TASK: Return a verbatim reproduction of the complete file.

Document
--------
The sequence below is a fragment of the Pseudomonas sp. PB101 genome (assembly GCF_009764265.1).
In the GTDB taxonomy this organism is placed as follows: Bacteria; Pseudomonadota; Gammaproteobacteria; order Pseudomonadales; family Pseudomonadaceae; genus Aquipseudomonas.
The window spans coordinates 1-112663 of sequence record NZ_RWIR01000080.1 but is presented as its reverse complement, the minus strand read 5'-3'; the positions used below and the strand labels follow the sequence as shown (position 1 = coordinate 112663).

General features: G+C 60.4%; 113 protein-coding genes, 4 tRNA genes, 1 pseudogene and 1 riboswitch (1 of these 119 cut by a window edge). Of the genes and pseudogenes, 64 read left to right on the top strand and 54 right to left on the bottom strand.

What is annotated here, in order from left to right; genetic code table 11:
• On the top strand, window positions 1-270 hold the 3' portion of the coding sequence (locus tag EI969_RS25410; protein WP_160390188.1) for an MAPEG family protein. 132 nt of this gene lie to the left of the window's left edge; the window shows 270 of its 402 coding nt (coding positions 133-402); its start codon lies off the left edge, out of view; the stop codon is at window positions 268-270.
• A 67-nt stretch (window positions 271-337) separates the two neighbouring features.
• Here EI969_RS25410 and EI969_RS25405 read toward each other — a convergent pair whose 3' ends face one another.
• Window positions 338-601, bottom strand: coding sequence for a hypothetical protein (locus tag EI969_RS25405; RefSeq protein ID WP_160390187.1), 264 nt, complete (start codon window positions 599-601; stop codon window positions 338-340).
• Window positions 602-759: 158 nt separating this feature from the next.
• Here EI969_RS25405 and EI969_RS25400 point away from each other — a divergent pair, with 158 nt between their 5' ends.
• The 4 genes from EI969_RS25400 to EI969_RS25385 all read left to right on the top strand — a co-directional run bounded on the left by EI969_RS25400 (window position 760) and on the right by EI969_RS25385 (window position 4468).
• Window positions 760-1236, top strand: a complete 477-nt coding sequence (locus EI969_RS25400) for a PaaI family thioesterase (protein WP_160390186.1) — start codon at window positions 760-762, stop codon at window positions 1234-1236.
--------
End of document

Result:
The sequence below is a fragment of the Pseudomonas sp. PB101 genome (assembly GCF_009764265.1).
In the GTDB taxonomy this organism is placed as follows: Bacteria; Pseudomonadota; Gammaproteobacteria; order Pseudomonadales; family Pseudomonadaceae; genus Aquipseudomonas.
The window spans coordinates 1-112663 of sequence record NZ_RWIR01000080.1 but is presented as its reverse complement, the minus strand read 5'-3'; the positions used below and the strand labels follow the sequence as shown (position 1 = coordinate 112663).

General features: G+C 60.4%; 113 protein-coding genes, 4 tRNA genes, 1 pseudogene and 1 riboswitch (1 of these 119 cut by a window edge). Of the genes and pseudogenes, 64 read left to right on the top strand and 54 right to left on the bottom strand.

What is annotated here, in order from left to right; genetic code table 11:
• On the top strand, window positions 1-270 hold the 3' portion of the coding sequence (locus tag EI969_RS25410; protein WP_160390188.1) for an MAPEG family protein. 132 nt of this gene lie to the left of the window's left edge; the window shows 270 of its 402 coding nt (coding positions 133-402); its start codon lies off the left edge, out of view; the stop codon is at window positions 268-270.
• A 67-nt stretch (window positions 271-337) separates the two neighbouring features.
• Here EI969_RS25410 and EI969_RS25405 read toward each other — a convergent pair whose 3' ends face one another.
• Window positions 338-601, bottom strand: coding sequence for a hypothetical protein (locus tag EI969_RS25405; RefSeq protein ID WP_160390187.1), 264 nt, complete (start codon window positions 599-601; stop codon window positions 338-340).
• Window positions 602-759: 158 nt separating this feature from the next.
• Here EI969_RS25405 and EI969_RS25400 point away from each other — a divergent pair, with 158 nt between their 5' ends.
• The 4 genes from EI969_RS25400 to EI969_RS25385 all read left to right on the top strand — a co-directional run bounded on the left by EI969_RS25400 (window position 760) and on the right by EI969_RS25385 (window position 4468).
• Window positions 760-1236, top strand: a complete 477-nt coding sequence (locus EI969_RS25400) for a PaaI family thioesterase (protein WP_160390186.1) — start codon at window positions 760-762, stop codon at window positions 1234-1236.